The Rise Of Smart Machines Puts Spotlight On ‘Robot Rights’

Should robots have ‘rights’? Do they deserve moral consideration? Will be a crime to interfere with their ‘evolution’? Technocrat-minded people are on a slippery slope in suggesting human-like qualities for their creations. TN Editor

You probably wouldn’t have any qualms about switching off Apple’s virtual assistant, Siri — or Amazon’s Alexa or Microsoft’s Cortana. Such entities emulate a human assistant but plainly aren’t human at all. We sense that beneath all the sophisticated software, there’s “nobody home.”

But artificial intelligence is progressing swiftly. In the not-too-distant future we may begin to feel that our machines have something akin to thoughts and feelings, even though they’re made of metal and plastic rather than flesh and blood. When that happens, how we treat our machines will matter; AI experts, philosophers, and scholars are already imagining a time when robots and intelligent machines may deserve — and be accorded — some sort of rights.

These wouldn’t necessarily be human rights, since these new beings won’t exactly be human. But “if you’ve got a computer or a robot that’s autonomous and self-aware, I think it would be very hard to say it’s not a person,” says Kristin Andrews, a philosopher at York University in Toronto, Canada.

Which raises a host of difficult ethical questions. How should we treat a robot that has some degree of consciousness? What if we’re convinced that an AI program has the capacity to suffer emotionally, or to feel pain? Would shutting it off be tantamount to murder?

After centuries of treating our machines as mere tools, we may find ourselves in a strange new world in which our interactions with machines take on a moral dimension.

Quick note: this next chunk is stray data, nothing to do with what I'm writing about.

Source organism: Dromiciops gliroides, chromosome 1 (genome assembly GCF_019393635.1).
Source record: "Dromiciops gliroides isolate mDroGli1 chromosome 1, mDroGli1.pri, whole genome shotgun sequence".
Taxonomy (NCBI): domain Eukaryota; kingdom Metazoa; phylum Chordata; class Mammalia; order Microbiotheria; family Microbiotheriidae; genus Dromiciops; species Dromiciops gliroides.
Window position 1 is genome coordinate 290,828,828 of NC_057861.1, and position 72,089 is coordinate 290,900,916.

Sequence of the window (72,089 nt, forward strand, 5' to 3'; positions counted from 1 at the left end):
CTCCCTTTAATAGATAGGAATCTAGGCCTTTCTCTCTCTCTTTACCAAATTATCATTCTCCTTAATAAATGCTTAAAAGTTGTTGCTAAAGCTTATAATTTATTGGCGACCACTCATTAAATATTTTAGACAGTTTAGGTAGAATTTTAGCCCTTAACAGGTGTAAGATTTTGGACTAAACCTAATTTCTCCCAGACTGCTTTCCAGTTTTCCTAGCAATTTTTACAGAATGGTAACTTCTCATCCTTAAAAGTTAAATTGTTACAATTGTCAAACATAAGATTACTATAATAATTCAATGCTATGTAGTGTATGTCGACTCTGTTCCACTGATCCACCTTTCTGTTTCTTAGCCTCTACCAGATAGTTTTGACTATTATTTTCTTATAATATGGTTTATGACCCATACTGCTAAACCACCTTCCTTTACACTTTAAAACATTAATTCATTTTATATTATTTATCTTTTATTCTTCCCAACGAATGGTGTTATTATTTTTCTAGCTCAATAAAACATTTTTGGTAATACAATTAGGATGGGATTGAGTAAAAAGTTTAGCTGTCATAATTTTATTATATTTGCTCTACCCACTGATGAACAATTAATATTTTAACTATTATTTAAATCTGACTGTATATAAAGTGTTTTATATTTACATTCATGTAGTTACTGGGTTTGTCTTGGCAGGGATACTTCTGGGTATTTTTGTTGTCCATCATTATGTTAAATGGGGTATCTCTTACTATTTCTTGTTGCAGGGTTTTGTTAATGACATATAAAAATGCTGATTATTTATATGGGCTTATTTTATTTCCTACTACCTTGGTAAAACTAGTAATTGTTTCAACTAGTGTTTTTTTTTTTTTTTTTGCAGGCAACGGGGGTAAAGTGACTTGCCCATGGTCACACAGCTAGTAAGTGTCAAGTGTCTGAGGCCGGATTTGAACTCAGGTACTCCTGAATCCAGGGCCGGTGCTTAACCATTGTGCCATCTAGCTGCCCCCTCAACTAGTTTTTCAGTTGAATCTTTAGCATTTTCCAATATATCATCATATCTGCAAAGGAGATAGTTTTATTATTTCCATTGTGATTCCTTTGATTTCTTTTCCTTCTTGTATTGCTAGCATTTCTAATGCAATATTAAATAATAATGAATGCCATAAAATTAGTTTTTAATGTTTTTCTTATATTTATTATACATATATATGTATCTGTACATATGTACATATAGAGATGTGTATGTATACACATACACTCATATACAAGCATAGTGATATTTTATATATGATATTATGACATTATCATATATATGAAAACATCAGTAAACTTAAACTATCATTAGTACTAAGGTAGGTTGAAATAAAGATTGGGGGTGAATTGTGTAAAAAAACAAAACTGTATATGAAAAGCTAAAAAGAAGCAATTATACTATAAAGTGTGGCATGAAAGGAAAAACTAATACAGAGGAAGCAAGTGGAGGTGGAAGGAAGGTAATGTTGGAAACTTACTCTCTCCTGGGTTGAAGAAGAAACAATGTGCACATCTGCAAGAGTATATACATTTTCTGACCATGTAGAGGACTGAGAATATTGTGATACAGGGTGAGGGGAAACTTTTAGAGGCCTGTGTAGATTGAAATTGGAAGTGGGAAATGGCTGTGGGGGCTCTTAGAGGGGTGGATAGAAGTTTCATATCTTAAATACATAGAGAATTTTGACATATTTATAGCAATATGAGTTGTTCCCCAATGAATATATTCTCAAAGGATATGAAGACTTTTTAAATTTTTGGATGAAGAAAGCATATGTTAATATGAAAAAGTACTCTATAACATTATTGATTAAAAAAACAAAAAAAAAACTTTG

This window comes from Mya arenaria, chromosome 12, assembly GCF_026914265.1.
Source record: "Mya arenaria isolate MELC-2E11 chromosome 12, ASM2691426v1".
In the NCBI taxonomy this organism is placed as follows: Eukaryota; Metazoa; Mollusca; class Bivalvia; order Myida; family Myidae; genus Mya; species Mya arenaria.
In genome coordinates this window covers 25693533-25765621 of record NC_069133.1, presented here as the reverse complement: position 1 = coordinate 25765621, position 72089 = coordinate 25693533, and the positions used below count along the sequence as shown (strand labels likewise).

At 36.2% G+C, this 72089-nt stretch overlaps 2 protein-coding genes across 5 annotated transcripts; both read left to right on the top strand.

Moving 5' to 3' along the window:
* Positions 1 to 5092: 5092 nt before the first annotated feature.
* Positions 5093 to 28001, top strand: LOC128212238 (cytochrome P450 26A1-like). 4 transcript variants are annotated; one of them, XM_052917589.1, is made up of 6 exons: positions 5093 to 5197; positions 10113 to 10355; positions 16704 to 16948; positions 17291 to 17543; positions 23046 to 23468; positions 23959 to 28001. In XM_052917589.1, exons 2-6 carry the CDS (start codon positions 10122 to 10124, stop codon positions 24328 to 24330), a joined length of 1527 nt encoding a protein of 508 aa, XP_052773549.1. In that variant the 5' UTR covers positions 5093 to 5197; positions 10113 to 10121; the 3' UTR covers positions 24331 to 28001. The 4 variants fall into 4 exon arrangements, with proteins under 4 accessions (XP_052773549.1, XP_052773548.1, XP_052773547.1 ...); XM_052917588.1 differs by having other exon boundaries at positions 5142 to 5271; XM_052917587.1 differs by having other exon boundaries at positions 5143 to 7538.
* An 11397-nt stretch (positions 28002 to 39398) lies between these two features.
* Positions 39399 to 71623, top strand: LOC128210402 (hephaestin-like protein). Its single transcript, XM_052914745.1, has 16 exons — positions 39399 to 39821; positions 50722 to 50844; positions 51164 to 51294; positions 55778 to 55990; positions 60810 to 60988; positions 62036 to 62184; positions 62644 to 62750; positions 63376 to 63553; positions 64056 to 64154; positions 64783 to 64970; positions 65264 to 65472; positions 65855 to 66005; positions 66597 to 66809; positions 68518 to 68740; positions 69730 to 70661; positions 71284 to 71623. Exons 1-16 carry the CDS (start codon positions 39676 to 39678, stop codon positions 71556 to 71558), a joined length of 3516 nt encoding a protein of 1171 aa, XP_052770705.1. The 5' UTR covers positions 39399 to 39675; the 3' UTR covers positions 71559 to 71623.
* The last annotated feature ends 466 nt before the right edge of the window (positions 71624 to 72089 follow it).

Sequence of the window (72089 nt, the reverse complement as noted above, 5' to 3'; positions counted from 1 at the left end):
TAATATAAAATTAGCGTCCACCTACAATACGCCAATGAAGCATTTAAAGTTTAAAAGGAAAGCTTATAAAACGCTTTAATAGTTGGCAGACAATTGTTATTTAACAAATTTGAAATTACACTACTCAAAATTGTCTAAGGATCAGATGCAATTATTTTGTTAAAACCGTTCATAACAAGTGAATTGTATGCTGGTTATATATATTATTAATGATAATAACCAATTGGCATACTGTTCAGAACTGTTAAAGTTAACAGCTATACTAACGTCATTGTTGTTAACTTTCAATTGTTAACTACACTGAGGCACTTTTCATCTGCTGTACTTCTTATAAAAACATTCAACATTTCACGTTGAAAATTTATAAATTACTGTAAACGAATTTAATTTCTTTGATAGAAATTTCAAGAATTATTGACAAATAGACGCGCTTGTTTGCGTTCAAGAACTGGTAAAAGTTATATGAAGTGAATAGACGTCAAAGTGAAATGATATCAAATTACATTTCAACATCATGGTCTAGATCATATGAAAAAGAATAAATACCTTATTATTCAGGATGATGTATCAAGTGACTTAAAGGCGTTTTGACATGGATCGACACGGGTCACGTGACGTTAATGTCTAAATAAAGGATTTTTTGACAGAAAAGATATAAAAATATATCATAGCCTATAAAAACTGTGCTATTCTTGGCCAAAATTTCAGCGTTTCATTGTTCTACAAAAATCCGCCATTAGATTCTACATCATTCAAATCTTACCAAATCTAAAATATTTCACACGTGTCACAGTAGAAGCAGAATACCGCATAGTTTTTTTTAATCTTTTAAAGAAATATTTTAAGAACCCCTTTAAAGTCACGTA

ROBOTS VS. APES

An obvious comparison is to the animal rights movement. Animal rights advocates have been pushing for a reassessment of the legal status of certain animals, especially the great apes. Organizations like the Coral Springs, Florida-based Nonhuman Rights Project believe that chimpanzees, gorillas, and orangutans deserve to be treated as autonomous persons, rather than mere property.

Steven Wise, who leads the organization’s legal team, says that the same logic applies to any autonomous entity, living or not. If we one day have sentient robots, he says, “we should have the same sort of moral and legal responsibilities toward them that we’re in the process of developing with respect to nonhuman animals.”

Of course, deciding which machines deserve moral consideration will be tricky, because we often project human thoughts and feelings onto inanimate entities — and so end up sympathizing with entities that have no thoughts or feelings at all.

Read full story here…

Related Articles That You Might Like

Leave a Reply

2 Comments on "The Rise Of Smart Machines Puts Spotlight On ‘Robot Rights’"

Notify of
avatar
Sort by:   newest | oldest | most voted
Sam Fox
Guest

This planet gets more weird every day. Robot ‘rights’? Gimmie a break! Somebody been watching too much Star Treck & absorbing the ‘Data is sentient being’ propaganda.

The absurd only gets worse every day.

SamFox

Sam Fox
Guest

A bit off the main topic, but I have been wanting to ask if any else thinks the NWO takeover of the planet will come when digital ‘currency’ replaces cash. That would explain IMO at least in part, why Jeff Zuckerberg is bringing the net to Africa. I have not seen anything in the TV news or online on that.

If I have the name & continent wrong please correct that. Thanks.

SamFox

wpDiscuz

Give a Bundle, Save 30%